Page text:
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Managing stress for overall good health

Posted at 4:59 PM, Aug 14, 2018
and last updated 2018-08-15 11:28:58-04

Dealing with stress is something every one of us faces on a daily basis. Pile on a cancer diagnosis, not once – but twice, and it is stress overload for Afrika Shaw.

"God gives you - puts people in your life - to help you through the journey," Afrika Shaw told 2 Works for You anchor Karen Larsen.

Afrika will tell you she lives her faith and it has certainly been tested. The first test came in 1993, when physicians diagnosed her with stage 3 breast cancer. Nearly 20 years later, the cancer returned with a diagnosis of stage four. In addition to the often debilitating treatment, Afrika also battled feeling depressed.

Stress, both short-term and chronic, "can have direct adverse effects on a variety of immunological mechanisms; both animal and human studies have provided convincing evidence that these immune alterations are consequential for health, according to a 2003 study conducted by researchers at Ohio State University.  

Stress also causes a physiological response with increases heart rate, faster breathing, muscle tension and a greater demand for oxygen to support the brain. Doctors say this can make our adrenaline go into overdrive. If the stress response lasts too long, it can be damaging to our health.

It is especially important for cancer patients to manage stress, according to the National Institutes of Health which published a study in 2010 that linked stress to cancer growth. The study concluded, "Chronic stress results in the activation of specific signaling pathways in cancer cells and the tumor microenvironment, leading to tumor growth and progression.”

"I wasn't thinking in the positive, I was thinking in the past,” Shaw said. “You have to get rid of the stress."

When the battle weighs her down, she tries a variety of ways to manage her stress, including:

  • Breathing exercises
  • Reading the Bible
  • Walking two miles a day
  • Talking with a Mind-Body Therapist and a Psychiatrist regularly
  • Attending support groups

She also loves to incorporate dancing. When the clock strikes 12:30 p.m. on Thursdays at Cancer Treatment Centers of America – Southwestern campus in Tulsa, this 70-year old cancer patient a joins other patients, volunteers, caregivers and even doctors and staff in a flash mob dance right in the hospital’s main lobby. While upbeat music blares, patients dance with joy, stomp their feet, or simply wave their hands. On the day 2 Works for You was there, a patient wore a hot pink wig with a matching hot pink shirt with a saying that declared, "Attitude is everything!"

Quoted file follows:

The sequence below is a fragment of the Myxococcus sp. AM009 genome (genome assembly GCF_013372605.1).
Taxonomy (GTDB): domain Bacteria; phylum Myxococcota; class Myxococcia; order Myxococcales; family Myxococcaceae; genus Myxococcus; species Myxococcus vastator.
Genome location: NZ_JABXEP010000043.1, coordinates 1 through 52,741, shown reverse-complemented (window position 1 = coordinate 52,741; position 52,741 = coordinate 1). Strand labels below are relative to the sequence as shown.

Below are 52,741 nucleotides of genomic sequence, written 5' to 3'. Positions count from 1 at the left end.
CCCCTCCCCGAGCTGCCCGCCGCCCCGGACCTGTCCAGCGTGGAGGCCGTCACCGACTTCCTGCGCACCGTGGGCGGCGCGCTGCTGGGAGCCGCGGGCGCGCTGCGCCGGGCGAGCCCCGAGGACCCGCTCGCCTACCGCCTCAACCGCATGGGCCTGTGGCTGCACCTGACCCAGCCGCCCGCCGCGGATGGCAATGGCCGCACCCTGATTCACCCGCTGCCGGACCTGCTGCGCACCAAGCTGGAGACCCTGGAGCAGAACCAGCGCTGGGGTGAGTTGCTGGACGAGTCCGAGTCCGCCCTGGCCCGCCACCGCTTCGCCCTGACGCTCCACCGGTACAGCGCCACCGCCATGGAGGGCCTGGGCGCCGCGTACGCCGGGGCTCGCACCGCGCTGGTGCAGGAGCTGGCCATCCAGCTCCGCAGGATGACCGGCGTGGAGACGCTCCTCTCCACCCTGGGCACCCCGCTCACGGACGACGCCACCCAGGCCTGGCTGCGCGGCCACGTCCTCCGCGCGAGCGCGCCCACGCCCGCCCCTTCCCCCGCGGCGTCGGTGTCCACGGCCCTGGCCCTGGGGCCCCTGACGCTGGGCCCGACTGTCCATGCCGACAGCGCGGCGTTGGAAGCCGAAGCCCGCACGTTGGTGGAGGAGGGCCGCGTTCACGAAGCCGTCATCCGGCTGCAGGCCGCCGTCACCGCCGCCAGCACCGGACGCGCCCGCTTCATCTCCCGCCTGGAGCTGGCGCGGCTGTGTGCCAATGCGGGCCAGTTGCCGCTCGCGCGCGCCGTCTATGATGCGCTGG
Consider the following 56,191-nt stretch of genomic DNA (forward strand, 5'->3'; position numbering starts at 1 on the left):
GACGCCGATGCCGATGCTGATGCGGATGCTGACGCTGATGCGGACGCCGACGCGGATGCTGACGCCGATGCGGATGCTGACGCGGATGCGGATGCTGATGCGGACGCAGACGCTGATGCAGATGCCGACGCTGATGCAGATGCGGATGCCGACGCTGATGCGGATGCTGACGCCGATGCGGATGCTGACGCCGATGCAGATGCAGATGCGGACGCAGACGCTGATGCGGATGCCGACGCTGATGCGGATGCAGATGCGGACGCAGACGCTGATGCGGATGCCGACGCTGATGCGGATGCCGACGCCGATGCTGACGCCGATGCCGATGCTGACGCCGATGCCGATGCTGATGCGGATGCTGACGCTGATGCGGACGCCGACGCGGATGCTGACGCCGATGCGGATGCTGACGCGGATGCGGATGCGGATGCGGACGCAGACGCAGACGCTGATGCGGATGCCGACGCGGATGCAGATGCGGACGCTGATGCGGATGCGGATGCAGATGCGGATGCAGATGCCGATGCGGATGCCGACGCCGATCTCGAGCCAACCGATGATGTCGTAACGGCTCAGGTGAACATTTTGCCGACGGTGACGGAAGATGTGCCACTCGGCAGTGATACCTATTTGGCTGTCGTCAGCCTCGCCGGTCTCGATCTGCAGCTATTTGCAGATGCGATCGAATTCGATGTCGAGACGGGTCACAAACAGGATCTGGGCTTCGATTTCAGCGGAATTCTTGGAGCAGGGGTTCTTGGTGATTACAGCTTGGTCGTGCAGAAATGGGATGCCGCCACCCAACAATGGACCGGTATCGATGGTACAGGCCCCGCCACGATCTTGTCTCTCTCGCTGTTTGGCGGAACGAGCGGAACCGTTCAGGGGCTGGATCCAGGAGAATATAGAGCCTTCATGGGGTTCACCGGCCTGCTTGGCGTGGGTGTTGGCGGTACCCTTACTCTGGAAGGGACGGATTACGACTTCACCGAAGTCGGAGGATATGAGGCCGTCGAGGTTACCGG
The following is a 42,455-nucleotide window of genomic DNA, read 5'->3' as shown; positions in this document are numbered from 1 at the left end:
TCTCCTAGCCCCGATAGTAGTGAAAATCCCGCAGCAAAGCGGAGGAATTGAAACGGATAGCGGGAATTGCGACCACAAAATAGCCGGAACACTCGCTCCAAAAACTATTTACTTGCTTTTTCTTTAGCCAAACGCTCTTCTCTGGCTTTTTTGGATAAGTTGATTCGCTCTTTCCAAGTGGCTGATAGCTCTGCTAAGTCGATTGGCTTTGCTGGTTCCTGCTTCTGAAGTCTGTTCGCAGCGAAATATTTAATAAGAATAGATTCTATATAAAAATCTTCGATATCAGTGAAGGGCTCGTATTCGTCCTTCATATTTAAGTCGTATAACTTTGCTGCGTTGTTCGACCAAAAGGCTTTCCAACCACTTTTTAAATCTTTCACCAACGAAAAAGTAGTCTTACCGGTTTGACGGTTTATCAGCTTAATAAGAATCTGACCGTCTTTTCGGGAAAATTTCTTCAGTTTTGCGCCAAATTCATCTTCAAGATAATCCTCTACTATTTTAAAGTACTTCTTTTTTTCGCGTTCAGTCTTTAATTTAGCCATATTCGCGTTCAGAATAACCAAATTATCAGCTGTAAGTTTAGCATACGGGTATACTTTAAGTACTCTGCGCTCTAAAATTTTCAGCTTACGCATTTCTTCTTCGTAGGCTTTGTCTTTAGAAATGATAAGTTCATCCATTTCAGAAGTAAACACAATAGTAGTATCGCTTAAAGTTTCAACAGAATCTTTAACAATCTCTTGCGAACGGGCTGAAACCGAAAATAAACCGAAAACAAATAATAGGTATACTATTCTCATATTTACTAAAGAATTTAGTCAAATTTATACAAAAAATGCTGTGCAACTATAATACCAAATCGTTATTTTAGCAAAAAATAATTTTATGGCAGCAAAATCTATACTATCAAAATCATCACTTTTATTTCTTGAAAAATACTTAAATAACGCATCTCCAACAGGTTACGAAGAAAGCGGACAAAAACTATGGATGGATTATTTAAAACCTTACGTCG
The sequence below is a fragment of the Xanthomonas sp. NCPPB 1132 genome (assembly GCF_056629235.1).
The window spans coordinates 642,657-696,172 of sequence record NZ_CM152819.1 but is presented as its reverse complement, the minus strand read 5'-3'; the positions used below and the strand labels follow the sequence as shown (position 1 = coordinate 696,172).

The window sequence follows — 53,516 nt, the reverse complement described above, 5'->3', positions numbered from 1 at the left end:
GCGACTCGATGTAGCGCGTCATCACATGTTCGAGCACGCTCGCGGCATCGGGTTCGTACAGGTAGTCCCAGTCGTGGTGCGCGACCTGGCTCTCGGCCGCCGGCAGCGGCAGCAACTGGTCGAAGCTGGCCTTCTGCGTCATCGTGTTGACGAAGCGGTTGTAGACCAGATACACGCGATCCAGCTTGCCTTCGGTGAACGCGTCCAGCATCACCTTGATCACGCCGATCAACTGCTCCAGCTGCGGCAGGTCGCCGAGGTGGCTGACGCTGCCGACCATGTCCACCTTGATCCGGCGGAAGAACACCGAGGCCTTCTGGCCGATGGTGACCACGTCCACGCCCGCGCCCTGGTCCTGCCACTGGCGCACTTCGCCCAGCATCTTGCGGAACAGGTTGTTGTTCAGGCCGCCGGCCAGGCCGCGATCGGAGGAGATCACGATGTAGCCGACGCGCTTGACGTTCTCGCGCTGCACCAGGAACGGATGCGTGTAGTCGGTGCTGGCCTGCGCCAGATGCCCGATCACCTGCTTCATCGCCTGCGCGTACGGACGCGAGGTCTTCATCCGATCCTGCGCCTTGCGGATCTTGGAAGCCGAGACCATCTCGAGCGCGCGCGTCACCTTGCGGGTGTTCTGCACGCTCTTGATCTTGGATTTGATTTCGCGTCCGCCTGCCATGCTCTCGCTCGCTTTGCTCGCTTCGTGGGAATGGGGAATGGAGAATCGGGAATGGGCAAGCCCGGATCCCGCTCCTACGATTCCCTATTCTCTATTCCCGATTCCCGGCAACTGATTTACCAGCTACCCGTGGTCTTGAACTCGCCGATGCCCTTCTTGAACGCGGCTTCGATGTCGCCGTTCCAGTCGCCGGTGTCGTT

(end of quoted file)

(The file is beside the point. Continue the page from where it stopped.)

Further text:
Attitude is everything, according to Lacy Richard, Mind-Body Therapist at CTCA-Tulsa. She is on staff to help cancer patients like Afrika manage the stress of a cancer diagnosis.

"I believe that when your body is happy it makes your heart happy, it make your brain happy," said Lacy Richard, MS, LPC-C.

To find your happy, the National Institutes of Health recommends these five techniques:


  • 1. Set priorities: Decide what must get done and what can wait. It’s a way of picking our battles.
  • 2. Stay in touch with people who can provide emotional and other support.
  • 3. Avoid dwelling on problems. Focus on what you have accomplished, not what you haven’t.
  • 4. Exercise regularly. Even 30 minutes a day of moderate walking can help boost mood and reduce stress.
  • 5. Take time to do relaxing activities you enjoy--watch a movie, paint, listen to music, read, or take a warm bath.

The mind-body therapist at CTCA would add “know your limits” to that list from the NIH.

"While our doctors are the experts, we also want to make sure they also know where we are at in our body's process and having open communication helps everybody know your limits," Richards suggested.

Many people may hesitate to seek out professional counseling when under stress, but Shaw says it works. "There's doctors for ingrown toenail, there's a doctor for your brain. Whatever it takes to make you well, that's what you use."

And when the worst happens, try dancing. For where there is joy, there is hope… and where this is hope, Afrika said, there is life – even with terminal cancer.

"There's nothing you could do about it but live with it, love yourself and love your life and deal with it,” Shaw concluded. “That's all. Relax! "  

Afrika said she plans to live until she is at least 95, with the help of God, love, laughter, and her doctors at Cancer Treatment Centers of America in Tulsa.

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